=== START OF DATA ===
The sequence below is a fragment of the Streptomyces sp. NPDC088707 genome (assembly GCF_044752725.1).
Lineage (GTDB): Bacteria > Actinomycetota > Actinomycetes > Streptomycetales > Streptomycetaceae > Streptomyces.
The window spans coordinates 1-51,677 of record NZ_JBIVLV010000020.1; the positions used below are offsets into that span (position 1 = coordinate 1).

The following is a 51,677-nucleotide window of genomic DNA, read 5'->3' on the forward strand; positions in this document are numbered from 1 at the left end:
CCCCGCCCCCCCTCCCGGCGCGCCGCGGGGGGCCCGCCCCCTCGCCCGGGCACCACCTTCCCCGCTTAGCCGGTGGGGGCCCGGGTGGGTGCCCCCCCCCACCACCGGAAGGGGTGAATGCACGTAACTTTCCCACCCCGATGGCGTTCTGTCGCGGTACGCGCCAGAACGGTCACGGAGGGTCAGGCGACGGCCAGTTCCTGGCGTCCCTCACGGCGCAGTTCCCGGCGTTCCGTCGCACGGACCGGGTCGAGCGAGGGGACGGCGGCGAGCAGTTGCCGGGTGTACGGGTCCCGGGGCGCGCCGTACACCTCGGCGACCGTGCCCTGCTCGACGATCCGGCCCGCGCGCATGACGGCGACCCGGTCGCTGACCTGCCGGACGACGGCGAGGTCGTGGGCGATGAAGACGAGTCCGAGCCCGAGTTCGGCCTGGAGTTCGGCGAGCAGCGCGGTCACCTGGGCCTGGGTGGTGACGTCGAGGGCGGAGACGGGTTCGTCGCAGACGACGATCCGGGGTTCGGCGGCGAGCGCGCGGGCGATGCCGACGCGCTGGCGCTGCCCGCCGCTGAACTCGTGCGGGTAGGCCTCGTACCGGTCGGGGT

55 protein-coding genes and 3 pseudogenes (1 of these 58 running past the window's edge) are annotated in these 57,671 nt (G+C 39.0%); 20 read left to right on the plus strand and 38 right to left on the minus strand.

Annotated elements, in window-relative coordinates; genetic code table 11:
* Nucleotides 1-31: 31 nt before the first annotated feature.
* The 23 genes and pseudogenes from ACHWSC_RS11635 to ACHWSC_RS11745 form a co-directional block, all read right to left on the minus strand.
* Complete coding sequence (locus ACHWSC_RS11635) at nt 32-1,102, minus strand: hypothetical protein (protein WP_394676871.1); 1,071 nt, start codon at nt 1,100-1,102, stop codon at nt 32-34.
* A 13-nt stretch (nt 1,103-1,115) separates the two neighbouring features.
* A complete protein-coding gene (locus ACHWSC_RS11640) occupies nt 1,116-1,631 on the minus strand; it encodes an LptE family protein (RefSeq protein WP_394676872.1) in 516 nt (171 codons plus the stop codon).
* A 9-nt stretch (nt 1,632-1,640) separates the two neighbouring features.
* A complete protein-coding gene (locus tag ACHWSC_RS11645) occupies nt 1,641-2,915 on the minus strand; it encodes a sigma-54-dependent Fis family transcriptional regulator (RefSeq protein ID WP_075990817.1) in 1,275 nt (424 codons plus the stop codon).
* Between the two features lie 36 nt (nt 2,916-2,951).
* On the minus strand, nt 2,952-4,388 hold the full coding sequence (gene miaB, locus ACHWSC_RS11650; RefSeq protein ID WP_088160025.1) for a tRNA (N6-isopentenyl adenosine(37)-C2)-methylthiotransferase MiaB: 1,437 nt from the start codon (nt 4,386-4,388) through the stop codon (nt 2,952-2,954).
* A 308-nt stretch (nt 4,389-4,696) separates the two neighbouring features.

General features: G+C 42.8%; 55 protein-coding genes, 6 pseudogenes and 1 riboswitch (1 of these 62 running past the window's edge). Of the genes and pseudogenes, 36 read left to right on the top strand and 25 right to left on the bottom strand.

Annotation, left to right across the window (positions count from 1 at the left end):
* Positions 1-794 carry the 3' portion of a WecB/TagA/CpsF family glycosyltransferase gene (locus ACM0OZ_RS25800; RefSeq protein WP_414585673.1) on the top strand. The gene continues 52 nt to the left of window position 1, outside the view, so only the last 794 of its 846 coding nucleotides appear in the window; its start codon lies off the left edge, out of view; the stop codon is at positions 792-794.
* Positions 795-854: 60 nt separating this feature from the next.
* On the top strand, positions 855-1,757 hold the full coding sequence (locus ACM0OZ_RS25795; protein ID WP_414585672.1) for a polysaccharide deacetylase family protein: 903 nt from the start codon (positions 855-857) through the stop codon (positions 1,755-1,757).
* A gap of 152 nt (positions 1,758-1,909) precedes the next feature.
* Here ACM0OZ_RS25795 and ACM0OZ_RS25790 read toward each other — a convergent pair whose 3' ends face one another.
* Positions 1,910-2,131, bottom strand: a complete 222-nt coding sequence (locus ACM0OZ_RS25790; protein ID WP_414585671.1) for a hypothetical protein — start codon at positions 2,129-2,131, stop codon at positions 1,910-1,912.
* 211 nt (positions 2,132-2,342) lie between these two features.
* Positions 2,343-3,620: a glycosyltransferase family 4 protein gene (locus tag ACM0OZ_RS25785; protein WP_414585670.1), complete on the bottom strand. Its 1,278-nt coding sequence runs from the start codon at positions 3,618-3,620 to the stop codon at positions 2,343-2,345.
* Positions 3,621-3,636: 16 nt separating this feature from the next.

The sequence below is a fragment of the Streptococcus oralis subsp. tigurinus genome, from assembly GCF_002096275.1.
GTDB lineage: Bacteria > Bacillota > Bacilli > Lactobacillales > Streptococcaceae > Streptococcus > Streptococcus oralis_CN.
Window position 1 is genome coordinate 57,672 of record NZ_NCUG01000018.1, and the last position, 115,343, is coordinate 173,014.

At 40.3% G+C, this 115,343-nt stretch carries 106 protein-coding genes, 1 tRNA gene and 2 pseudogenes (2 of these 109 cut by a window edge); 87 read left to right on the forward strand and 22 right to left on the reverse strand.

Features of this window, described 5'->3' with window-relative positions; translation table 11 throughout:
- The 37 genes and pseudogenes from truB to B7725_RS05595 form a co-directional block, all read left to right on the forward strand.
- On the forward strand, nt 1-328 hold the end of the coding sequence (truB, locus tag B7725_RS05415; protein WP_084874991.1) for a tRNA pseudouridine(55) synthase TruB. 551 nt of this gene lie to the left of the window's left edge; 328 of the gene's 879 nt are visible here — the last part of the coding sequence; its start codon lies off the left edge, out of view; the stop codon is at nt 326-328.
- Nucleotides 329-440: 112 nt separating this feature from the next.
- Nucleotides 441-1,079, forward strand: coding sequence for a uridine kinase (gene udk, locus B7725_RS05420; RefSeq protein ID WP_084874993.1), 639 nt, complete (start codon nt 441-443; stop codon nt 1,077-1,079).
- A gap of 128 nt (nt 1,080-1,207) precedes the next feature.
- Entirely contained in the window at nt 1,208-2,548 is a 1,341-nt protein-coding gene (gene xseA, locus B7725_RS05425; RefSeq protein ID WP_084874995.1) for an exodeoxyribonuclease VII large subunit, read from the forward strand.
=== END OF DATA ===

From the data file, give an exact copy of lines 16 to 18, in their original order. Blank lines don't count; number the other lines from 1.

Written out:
* On the minus strand, nt 2,952-4,388 hold the full coding sequence (gene miaB, locus ACHWSC_RS11650; RefSeq protein ID WP_088160025.1) for a tRNA (N6-isopentenyl adenosine(37)-C2)-methylthiotransferase MiaB: 1,437 nt from the start codon (nt 4,386-4,388) through the stop codon (nt 2,952-2,954).
* A 308-nt stretch (nt 4,389-4,696) separates the two neighbouring features.

General features: G+C 42.8%; 55 protein-coding genes, 6 pseudogenes and 1 riboswitch (1 of these 62 running past the window's edge). Of the genes and pseudogenes, 36 read left to right on the top strand and 25 right to left on the bottom strand.